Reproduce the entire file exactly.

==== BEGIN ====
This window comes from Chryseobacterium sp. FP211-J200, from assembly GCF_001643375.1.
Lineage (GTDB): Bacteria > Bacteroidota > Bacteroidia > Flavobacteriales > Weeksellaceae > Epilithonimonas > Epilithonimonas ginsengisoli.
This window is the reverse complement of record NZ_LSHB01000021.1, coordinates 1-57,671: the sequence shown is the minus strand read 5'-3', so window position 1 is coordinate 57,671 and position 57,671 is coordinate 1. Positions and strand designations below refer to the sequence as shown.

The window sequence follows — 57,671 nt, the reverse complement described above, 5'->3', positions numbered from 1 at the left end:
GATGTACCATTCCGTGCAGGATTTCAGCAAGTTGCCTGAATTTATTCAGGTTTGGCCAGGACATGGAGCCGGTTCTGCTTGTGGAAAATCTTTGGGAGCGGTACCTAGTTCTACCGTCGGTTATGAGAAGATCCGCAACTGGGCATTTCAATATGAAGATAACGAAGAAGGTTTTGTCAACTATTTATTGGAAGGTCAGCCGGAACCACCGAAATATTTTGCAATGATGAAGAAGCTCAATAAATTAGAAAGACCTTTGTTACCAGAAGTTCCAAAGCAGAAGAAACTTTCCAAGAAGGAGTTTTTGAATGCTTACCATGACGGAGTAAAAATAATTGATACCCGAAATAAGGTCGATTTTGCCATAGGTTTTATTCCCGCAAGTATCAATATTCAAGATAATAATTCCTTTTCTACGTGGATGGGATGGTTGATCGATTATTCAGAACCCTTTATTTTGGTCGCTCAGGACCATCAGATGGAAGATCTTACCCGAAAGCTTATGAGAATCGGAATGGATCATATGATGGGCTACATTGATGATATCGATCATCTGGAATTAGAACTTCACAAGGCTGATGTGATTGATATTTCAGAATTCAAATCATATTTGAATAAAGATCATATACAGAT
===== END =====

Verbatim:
This window comes from Chryseobacterium sp. FP211-J200, from assembly GCF_001643375.1.
Lineage (GTDB): Bacteria > Bacteroidota > Bacteroidia > Flavobacteriales > Weeksellaceae > Epilithonimonas > Epilithonimonas ginsengisoli.
This window is the reverse complement of record NZ_LSHB01000021.1, coordinates 1-57,671: the sequence shown is the minus strand read 5'-3', so window position 1 is coordinate 57,671 and position 57,671 is coordinate 1. Positions and strand designations below refer to the sequence as shown.

The window sequence follows — 57,671 nt, the reverse complement described above, 5'->3', positions numbered from 1 at the left end:
GATGTACCATTCCGTGCAGGATTTCAGCAAGTTGCCTGAATTTATTCAGGTTTGGCCAGGACATGGAGCCGGTTCTGCTTGTGGAAAATCTTTGGGAGCGGTACCTAGTTCTACCGTCGGTTATGAGAAGATCCGCAACTGGGCATTTCAATATGAAGATAACGAAGAAGGTTTTGTCAACTATTTATTGGAAGGTCAGCCGGAACCACCGAAATATTTTGCAATGATGAAGAAGCTCAATAAATTAGAAAGACCTTTGTTACCAGAAGTTCCAAAGCAGAAGAAACTTTCCAAGAAGGAGTTTTTGAATGCTTACCATGACGGAGTAAAAATAATTGATACCCGAAATAAGGTCGATTTTGCCATAGGTTTTATTCCCGCAAGTATCAATATTCAAGATAATAATTCCTTTTCTACGTGGATGGGATGGTTGATCGATTATTCAGAACCCTTTATTTTGGTCGCTCAGGACCATCAGATGGAAGATCTTACCCGAAAGCTTATGAGAATCGGAATGGATCATATGATGGGCTACATTGATGATATCGATCATCTGGAATTAGAACTTCACAAGGCTGATGTGATTGATATTTCAGAATTCAAATCATATTTGAATAAAGATCATATACAGAT